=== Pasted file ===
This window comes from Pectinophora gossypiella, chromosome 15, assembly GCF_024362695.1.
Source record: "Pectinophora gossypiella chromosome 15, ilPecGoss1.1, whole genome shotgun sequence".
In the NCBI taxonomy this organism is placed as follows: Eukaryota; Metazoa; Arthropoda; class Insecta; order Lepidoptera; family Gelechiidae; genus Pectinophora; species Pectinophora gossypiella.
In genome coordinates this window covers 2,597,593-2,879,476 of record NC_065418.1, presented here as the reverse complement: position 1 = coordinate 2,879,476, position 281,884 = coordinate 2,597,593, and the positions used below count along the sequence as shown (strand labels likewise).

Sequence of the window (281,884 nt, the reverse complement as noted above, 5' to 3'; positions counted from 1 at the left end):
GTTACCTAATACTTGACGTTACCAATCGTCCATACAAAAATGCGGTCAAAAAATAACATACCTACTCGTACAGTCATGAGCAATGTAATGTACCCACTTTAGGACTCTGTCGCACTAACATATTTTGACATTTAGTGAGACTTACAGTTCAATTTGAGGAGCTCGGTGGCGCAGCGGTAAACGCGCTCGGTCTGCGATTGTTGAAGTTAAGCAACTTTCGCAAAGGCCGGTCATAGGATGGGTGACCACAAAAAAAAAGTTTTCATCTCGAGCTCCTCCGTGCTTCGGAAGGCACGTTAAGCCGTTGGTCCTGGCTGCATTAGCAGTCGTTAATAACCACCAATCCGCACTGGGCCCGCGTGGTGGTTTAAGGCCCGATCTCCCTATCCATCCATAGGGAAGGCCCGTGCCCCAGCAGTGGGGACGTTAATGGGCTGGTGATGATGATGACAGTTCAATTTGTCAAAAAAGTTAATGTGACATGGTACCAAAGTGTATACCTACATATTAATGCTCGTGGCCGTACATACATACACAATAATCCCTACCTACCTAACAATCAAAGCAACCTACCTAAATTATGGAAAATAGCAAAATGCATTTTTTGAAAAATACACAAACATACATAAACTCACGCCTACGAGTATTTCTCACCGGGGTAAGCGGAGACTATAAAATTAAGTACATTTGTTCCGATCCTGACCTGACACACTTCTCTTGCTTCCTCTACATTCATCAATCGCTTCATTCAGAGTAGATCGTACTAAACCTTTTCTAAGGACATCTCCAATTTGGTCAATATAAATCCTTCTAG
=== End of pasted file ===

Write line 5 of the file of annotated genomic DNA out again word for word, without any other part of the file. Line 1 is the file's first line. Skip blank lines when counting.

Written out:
Sequence of the window (281,884 nt, the reverse complement as noted above, 5' to 3'; positions counted from 1 at the left end):